The Wildness Of Ideas and Solving Problems in Kobi Yamada and Mae Bosom’s Inspirational Picturebooks for Children


Myra here.

It is not often that I come across inspirational picturebooks for children that are clearly designed to encourage children to think differently or provide very clear prescriptions on what to do under specific circumstances. While the message can occasionally be too explicit to borderline heavy-handed, it was really Mae Besom’s luminous art that really made me take a second look. The visual metaphors and its surreal quality could not fail but appeal to me.

img_6816What Do You Do With An Idea?

Written by: Kobi Yamada Illustrated by: Mae Besom 
Publisher: Compendium, 2013
ISBN: 1938298071 (ISBN13: 9781938298073) Literary Awards: Goodreads Choice Award Nominee for Picture Books (2014) 
Borrowed from the Jurong West Public Library. Book photos taken by me.

In this book, an idea has literally taken a life of its own. It invites the child to think about the many things one can do with an idea – from its inception to its full flowering.


I was especially taken by Mae Besom’s art as she plays with Kobi Yamada’s vision. Her background in design is evident given how she plays around with colour, perspective, and the use of full-page spreads as can be seen above.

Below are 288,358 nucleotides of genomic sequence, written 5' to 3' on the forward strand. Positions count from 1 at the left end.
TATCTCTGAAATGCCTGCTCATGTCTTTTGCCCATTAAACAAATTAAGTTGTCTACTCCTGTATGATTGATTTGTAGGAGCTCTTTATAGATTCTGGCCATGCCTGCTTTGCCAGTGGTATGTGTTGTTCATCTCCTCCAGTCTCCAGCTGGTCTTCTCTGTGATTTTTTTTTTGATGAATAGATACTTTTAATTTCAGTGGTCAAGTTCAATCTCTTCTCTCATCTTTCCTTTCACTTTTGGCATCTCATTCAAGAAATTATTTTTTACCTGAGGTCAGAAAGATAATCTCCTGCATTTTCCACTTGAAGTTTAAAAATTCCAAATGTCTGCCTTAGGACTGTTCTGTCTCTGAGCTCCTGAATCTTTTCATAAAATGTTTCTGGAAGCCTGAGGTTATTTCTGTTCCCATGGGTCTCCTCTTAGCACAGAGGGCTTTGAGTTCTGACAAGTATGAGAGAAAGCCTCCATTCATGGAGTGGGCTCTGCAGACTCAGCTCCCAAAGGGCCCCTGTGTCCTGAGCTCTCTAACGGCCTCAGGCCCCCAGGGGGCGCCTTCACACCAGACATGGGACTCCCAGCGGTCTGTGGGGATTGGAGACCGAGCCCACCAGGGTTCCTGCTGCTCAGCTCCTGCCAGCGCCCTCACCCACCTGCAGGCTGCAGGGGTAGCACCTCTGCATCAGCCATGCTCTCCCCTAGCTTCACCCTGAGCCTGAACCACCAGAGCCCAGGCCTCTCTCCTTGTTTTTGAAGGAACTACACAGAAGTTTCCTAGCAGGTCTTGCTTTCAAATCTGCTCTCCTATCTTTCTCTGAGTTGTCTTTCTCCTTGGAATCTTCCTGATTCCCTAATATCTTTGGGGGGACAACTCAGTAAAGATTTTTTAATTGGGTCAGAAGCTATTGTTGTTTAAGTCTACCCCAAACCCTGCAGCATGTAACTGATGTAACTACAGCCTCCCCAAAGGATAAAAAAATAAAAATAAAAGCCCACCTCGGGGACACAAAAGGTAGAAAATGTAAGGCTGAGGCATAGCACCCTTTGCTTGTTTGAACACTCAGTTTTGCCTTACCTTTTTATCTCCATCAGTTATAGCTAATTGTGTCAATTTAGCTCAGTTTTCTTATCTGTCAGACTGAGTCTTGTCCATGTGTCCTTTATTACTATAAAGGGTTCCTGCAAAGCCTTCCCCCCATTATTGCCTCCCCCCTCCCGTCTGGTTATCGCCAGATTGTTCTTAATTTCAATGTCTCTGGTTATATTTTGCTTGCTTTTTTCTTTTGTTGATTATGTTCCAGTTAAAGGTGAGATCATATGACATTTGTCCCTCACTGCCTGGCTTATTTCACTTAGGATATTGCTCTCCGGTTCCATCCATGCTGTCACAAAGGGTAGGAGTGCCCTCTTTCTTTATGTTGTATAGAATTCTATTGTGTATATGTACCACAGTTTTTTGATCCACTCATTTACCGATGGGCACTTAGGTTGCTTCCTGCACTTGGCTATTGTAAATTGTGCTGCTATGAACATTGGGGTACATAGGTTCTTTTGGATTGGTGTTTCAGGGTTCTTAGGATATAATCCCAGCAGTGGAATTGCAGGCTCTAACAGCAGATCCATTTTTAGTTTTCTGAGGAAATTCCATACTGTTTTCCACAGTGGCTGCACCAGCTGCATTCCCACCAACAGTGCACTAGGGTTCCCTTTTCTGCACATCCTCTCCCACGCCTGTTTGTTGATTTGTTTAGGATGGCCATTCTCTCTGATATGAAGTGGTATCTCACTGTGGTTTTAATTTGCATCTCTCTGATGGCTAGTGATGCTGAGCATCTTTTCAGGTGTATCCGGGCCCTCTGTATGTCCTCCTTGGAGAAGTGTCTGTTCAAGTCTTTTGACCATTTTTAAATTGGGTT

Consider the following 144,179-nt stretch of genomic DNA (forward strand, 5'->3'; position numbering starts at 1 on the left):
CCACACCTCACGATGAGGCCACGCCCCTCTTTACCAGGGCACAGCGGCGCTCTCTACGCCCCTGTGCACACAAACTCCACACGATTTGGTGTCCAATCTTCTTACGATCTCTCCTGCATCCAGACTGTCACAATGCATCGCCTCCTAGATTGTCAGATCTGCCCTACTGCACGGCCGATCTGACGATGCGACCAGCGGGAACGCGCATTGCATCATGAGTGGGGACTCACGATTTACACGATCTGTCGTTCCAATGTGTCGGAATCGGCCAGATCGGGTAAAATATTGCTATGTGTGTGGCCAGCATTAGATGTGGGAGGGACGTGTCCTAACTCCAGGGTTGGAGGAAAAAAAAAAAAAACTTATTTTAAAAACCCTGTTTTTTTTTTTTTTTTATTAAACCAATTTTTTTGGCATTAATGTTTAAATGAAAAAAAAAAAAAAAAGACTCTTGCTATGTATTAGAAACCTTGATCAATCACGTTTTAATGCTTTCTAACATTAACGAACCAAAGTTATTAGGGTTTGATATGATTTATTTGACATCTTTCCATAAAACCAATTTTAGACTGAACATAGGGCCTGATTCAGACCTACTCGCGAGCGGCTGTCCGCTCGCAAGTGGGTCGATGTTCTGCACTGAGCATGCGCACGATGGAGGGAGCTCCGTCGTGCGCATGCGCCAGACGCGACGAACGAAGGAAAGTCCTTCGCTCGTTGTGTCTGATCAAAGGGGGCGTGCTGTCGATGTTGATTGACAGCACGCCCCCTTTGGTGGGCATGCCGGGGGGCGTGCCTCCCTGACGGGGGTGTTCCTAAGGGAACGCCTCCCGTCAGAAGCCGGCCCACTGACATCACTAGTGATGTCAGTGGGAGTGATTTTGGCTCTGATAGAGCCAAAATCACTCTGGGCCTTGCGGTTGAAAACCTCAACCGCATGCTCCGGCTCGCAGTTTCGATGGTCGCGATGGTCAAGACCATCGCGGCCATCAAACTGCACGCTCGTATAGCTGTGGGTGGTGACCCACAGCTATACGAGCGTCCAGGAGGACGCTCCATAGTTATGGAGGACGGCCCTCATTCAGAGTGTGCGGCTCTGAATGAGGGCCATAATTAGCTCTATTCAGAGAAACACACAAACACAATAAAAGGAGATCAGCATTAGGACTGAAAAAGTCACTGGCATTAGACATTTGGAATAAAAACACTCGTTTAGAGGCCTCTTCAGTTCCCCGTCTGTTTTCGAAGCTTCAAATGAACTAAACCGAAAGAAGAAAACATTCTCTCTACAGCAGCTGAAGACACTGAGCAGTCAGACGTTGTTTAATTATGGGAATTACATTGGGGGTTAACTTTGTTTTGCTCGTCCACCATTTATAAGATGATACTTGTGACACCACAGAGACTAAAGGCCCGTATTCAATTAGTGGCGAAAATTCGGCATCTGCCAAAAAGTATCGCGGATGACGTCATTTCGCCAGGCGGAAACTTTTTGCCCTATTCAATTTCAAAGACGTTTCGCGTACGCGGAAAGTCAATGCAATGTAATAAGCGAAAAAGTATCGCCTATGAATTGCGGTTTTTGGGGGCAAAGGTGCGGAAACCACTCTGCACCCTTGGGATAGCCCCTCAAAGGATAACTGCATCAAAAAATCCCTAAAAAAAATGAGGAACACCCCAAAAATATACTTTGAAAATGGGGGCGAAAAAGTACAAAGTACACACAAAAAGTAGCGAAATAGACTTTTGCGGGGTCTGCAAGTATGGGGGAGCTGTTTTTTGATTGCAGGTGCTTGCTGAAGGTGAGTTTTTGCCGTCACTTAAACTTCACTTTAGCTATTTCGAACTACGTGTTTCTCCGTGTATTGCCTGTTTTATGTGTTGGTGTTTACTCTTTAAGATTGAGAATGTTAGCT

It also speaks about the insecurities young children often feel about sharing their ideas:

I was afraid of what they would say. I was afraid that if people saw it, they would laugh at it. I was afraid they would think it was silly. And many of them did. They said it was no good. They said it was too weird. They said it was a waste of time and that it would never become anything.


The book will not only resonate with young children but with anyone who may be battling their own anxieties about not being good enough. What happens to this idea once it is embraced, nurtured, and given sufficient attention, I shall leave for you to discover.

What Do You Do With A Problem?img_6810

Written by: Kobi Yamada Illustrated by: Mae Besom
Publisher: Compendium, 2016
ISBN: 1943200009 (ISBN13: 9781943200009) 
Borrowed from the Jurong West Public Library. Book photos taken by me.

This one is a little reminiscent of Shaun Tan’s The Red Tree where a child is plagued by troubles and difficulties. Once again, Mae Besom has successfully layered the narrative with visual metaphors, adding a different texture to what may actually be perceived as a borderline-prescriptive narrative.


It also speaks about the very nature of anxiety which we teach in psychology:

And the more I worried, the bigger my problem became.

And so the general advice here is to face one’s problems head-on, literally; get to its very core, and maybe one could find something surprising right there at the very centre of it all. Both very helpful and inspiring books that I am sure would find readers who may be in need of its message.

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